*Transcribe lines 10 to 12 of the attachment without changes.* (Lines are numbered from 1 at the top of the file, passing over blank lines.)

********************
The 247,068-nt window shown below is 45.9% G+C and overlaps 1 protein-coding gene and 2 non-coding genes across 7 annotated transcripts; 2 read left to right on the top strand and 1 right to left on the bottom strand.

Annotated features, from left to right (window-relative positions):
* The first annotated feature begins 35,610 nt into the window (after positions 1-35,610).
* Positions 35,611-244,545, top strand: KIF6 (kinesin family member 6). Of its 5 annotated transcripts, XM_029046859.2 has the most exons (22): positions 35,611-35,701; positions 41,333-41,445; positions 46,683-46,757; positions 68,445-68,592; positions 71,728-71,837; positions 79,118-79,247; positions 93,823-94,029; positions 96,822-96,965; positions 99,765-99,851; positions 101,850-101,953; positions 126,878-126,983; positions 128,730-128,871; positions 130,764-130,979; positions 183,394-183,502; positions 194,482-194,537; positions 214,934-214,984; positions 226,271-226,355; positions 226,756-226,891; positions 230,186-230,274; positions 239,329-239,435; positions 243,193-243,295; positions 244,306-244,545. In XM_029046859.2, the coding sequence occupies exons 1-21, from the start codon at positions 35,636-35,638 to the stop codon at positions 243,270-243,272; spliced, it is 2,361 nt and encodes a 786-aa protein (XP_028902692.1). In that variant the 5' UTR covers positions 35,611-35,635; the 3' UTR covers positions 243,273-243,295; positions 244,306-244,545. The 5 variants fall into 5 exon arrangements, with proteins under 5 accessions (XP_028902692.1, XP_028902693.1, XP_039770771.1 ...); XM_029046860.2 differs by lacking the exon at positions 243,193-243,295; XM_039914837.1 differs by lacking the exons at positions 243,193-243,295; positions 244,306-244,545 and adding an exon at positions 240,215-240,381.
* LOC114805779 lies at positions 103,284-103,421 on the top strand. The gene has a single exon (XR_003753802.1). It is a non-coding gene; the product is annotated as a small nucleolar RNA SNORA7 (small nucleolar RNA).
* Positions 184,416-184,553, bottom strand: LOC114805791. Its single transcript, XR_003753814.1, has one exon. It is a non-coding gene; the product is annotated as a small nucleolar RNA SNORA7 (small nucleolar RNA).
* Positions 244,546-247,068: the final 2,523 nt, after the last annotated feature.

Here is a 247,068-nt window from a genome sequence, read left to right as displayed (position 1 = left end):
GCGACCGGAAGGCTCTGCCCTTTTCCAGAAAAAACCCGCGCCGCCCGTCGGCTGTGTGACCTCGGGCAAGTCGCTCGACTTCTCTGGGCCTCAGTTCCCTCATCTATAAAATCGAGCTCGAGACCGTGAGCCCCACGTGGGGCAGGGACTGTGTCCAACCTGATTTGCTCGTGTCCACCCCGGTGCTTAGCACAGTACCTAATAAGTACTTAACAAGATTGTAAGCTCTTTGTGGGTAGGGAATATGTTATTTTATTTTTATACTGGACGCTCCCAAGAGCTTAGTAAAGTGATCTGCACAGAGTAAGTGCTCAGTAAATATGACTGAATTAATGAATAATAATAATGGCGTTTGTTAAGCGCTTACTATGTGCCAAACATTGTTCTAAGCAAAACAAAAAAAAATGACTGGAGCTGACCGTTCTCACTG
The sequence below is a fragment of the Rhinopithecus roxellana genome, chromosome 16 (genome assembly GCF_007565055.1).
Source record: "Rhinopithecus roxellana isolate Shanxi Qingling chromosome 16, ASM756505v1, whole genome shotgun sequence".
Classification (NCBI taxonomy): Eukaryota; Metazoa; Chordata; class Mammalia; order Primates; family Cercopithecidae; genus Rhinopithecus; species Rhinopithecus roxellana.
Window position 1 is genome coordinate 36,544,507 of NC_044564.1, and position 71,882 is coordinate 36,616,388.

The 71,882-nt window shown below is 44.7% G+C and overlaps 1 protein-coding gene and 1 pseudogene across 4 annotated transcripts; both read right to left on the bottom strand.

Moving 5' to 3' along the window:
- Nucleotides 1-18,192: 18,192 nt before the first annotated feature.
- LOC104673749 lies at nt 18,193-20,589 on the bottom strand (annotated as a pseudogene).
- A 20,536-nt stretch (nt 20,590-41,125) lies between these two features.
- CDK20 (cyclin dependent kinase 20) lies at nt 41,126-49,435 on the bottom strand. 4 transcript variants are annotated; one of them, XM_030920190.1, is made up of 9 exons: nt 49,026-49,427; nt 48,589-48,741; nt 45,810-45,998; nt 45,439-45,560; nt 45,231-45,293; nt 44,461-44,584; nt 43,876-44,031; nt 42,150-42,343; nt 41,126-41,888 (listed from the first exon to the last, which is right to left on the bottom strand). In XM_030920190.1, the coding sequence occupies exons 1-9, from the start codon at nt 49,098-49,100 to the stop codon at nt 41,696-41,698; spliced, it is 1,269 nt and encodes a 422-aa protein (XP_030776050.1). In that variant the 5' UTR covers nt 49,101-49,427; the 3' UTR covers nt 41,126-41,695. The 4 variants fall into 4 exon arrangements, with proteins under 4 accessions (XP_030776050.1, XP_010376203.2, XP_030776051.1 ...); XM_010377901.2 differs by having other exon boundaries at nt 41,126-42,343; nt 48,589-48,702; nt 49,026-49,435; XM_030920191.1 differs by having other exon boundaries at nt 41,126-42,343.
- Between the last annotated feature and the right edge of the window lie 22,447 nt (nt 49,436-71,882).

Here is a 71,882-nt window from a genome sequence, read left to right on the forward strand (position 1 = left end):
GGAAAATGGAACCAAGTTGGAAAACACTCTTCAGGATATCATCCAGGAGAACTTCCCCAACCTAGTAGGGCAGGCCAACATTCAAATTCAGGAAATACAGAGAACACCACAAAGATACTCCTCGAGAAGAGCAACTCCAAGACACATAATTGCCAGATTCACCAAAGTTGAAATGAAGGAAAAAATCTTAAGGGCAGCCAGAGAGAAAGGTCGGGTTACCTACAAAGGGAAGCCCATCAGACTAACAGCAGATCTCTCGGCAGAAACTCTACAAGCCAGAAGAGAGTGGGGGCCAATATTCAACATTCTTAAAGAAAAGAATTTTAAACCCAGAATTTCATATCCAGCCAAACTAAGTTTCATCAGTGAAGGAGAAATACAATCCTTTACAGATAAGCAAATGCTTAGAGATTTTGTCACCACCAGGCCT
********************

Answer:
The sequence below is a fragment of the Rhinopithecus roxellana genome, chromosome 16 (genome assembly GCF_007565055.1).
Source record: "Rhinopithecus roxellana isolate Shanxi Qingling chromosome 16, ASM756505v1, whole genome shotgun sequence".
Classification (NCBI taxonomy): Eukaryota; Metazoa; Chordata; class Mammalia; order Primates; family Cercopithecidae; genus Rhinopithecus; species Rhinopithecus roxellana.